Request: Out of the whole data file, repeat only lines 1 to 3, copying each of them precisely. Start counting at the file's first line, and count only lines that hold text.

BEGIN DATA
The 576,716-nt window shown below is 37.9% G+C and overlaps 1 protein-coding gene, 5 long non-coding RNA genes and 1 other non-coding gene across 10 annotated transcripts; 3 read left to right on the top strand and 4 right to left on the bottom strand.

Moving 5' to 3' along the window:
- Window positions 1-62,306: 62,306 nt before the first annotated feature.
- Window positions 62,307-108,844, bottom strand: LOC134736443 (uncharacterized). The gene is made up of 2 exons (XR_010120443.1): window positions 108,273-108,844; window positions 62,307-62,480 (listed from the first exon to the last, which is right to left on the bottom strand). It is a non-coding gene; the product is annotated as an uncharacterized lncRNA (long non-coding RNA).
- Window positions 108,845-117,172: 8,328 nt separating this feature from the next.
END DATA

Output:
The 576,716-nt window shown below is 37.9% G+C and overlaps 1 protein-coding gene, 5 long non-coding RNA genes and 1 other non-coding gene across 10 annotated transcripts; 3 read left to right on the top strand and 4 right to left on the bottom strand.

Moving 5' to 3' along the window:
- Window positions 1-62,306: 62,306 nt before the first annotated feature.